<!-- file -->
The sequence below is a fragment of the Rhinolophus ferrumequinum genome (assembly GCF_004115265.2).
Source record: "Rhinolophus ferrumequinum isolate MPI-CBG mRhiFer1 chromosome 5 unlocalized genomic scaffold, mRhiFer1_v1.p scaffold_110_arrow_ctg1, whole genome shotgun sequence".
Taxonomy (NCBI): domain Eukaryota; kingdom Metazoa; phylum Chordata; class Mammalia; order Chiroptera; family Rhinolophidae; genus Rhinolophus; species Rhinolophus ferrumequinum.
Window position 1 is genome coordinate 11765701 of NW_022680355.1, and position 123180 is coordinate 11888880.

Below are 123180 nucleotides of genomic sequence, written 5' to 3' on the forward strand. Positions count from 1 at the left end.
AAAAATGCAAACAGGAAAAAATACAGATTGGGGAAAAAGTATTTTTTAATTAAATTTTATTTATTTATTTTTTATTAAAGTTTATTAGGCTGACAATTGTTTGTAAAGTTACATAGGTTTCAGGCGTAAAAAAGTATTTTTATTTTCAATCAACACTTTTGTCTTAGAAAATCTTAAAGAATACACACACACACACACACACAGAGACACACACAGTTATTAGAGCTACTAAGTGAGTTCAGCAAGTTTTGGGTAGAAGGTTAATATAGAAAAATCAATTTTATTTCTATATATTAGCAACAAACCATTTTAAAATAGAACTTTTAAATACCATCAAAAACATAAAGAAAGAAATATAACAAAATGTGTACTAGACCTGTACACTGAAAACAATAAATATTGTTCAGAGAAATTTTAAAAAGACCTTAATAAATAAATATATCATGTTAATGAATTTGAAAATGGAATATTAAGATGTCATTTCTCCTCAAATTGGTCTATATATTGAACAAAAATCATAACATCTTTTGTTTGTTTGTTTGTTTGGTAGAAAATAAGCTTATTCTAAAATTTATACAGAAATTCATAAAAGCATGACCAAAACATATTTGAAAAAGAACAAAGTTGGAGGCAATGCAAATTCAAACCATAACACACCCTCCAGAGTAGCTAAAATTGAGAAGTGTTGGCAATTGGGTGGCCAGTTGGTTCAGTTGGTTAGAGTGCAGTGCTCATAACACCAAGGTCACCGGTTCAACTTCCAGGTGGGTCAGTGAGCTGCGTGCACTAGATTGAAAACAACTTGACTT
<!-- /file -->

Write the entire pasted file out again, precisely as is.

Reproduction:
The sequence below is a fragment of the Rhinolophus ferrumequinum genome (assembly GCF_004115265.2).
Source record: "Rhinolophus ferrumequinum isolate MPI-CBG mRhiFer1 chromosome 5 unlocalized genomic scaffold, mRhiFer1_v1.p scaffold_110_arrow_ctg1, whole genome shotgun sequence".
Taxonomy (NCBI): domain Eukaryota; kingdom Metazoa; phylum Chordata; class Mammalia; order Chiroptera; family Rhinolophidae; genus Rhinolophus; species Rhinolophus ferrumequinum.
Window position 1 is genome coordinate 11765701 of NW_022680355.1, and position 123180 is coordinate 11888880.

Below are 123180 nucleotides of genomic sequence, written 5' to 3' on the forward strand. Positions count from 1 at the left end.
AAAAATGCAAACAGGAAAAAATACAGATTGGGGAAAAAGTATTTTTTAATTAAATTTTATTTATTTATTTTTTATTAAAGTTTATTAGGCTGACAATTGTTTGTAAAGTTACATAGGTTTCAGGCGTAAAAAAGTATTTTTATTTTCAATCAACACTTTTGTCTTAGAAAATCTTAAAGAATACACACACACACACACACACAGAGACACACACAGTTATTAGAGCTACTAAGTGAGTTCAGCAAGTTTTGGGTAGAAGGTTAATATAGAAAAATCAATTTTATTTCTATATATTAGCAACAAACCATTTTAAAATAGAACTTTTAAATACCATCAAAAACATAAAGAAAGAAATATAACAAAATGTGTACTAGACCTGTACACTGAAAACAATAAATATTGTTCAGAGAAATTTTAAAAAGACCTTAATAAATAAATATATCATGTTAATGAATTTGAAAATGGAATATTAAGATGTCATTTCTCCTCAAATTGGTCTATATATTGAACAAAAATCATAACATCTTTTGTTTGTTTGTTTGTTTGGTAGAAAATAAGCTTATTCTAAAATTTATACAGAAATTCATAAAAGCATGACCAAAACATATTTGAAAAAGAACAAAGTTGGAGGCAATGCAAATTCAAACCATAACACACCCTCCAGAGTAGCTAAAATTGAGAAGTGTTGGCAATTGGGTGGCCAGTTGGTTCAGTTGGTTAGAGTGCAGTGCTCATAACACCAAGGTCACCGGTTCAACTTCCAGGTGGGTCAGTGAGCTGCGTGCACTAGATTGAAAACAACTTGACTT